The short answer: Yes, but only as much as any other online game.

The long answer: In Among Us, players communicate with each other via text chat, and match-ups can be randomised – which means your child could end up playing (and chatting) with strangers. Randomised games in general can be quite the shitshow – you can end up playing with saints and sinners alike, or even worse, poor sports who quit the game when it’s not going their way.

On the other hand, if your kid is just playing with their friends, there’s little to worry about.

In terms of whether the gameplay is appropriate for children, that’s up to you and your kid. My take is that it’s probably complex enough to keep them interested, but not so much that they’d be overwhelmed. While the game encourages strategic thinking, keen young players aren’t going to be launching a household coup anytime soon.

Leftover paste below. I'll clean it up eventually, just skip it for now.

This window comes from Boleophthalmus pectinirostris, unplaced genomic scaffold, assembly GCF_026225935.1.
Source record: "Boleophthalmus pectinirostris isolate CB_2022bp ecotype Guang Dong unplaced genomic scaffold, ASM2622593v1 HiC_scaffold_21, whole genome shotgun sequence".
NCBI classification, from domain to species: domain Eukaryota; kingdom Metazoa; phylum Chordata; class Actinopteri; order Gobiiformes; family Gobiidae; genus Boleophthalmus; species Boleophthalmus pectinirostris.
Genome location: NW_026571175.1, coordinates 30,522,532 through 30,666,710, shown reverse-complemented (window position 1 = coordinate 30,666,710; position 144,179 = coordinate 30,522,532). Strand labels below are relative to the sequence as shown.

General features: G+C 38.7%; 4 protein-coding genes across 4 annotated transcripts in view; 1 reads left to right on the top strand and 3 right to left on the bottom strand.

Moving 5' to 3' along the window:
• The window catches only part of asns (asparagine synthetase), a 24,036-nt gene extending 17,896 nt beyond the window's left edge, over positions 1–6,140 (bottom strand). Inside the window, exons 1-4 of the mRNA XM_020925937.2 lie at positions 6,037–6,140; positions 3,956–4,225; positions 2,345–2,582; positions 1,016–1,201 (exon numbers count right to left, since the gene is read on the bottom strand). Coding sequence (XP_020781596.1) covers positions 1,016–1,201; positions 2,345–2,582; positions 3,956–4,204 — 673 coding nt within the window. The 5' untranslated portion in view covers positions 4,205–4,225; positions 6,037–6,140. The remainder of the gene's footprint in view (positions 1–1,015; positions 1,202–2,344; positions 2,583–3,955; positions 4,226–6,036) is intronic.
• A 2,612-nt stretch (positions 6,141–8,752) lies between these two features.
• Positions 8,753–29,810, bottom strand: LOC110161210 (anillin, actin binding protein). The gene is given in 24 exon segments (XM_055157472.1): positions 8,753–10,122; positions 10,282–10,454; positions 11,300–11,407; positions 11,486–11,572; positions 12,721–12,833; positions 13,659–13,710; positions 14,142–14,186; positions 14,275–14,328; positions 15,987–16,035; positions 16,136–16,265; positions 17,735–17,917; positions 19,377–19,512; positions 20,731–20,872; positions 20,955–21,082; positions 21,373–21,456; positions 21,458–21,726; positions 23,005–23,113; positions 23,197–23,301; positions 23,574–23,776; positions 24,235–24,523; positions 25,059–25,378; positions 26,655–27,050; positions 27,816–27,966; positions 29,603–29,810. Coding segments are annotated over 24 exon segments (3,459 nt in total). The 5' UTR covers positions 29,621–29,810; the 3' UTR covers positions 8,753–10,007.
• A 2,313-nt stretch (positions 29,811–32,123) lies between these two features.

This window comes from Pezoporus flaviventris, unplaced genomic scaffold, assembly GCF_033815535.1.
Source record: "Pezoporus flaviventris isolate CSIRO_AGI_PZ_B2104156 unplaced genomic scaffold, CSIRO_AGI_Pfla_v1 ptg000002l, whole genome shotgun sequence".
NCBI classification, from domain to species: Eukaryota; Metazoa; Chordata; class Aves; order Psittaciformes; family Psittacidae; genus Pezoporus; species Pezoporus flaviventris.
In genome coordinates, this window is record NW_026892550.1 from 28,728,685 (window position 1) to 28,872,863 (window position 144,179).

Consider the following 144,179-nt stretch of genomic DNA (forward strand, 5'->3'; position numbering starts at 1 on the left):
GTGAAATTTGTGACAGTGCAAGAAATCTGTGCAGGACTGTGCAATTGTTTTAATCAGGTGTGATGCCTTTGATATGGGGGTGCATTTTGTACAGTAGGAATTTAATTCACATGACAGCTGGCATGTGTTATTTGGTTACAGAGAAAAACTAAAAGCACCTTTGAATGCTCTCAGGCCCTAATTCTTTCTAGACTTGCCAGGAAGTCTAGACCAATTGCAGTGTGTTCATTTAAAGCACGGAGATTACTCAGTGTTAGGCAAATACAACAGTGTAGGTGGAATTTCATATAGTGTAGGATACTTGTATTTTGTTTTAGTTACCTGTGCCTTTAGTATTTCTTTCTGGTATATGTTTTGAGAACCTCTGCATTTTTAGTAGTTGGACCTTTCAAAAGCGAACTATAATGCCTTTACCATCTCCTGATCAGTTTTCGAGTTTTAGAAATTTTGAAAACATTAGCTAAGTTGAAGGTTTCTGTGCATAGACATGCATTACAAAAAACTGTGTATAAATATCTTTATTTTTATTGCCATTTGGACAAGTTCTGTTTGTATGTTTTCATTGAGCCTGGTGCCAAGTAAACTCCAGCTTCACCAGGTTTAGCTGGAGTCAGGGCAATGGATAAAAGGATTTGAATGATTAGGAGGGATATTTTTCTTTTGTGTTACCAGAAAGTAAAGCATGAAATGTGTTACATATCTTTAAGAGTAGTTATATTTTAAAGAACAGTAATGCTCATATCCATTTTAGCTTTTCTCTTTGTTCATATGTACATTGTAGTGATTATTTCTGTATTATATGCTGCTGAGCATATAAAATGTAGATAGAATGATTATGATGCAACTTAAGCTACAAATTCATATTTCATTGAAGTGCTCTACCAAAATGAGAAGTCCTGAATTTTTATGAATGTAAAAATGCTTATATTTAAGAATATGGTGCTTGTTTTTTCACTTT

How much will it cost me?

Among Us is free on iOS and Android, and costs $6.29 on Steam. As games go, that’s pretty cheap! (The free mobile version has ads though, and they’re reportedly pretty annoying. They can be turned off for a nominal fee.)

In-app purchases are also available, but these are entirely cosmetic, offering players the chance to change spacesuit colours, skins, hats, and other things that don’t affect the gameplay. These in-app purchases give you no in-game advantages – if your kid is telling you they do, they’re straight up lying to you.

Why is my kid obsessed with it?

Bright colours, repetitive/addictive gameplay, the fact that you don’t understand what it is – all are contributing factors. Also, it’s just quite fun!

Will it turn my kid into a dickhead? 

Unless your kid already has dickhead tendencies, no, you’re good.

Among Us is, in essence, a party game. While none of us is at our best during party games, they don’t tend to cause any lasting psychological damage. And hey, no kid is going to get the metal shoe from Monopoly biffed at them while playing Among Us.

Among Us is available on Steam, iOs and Android.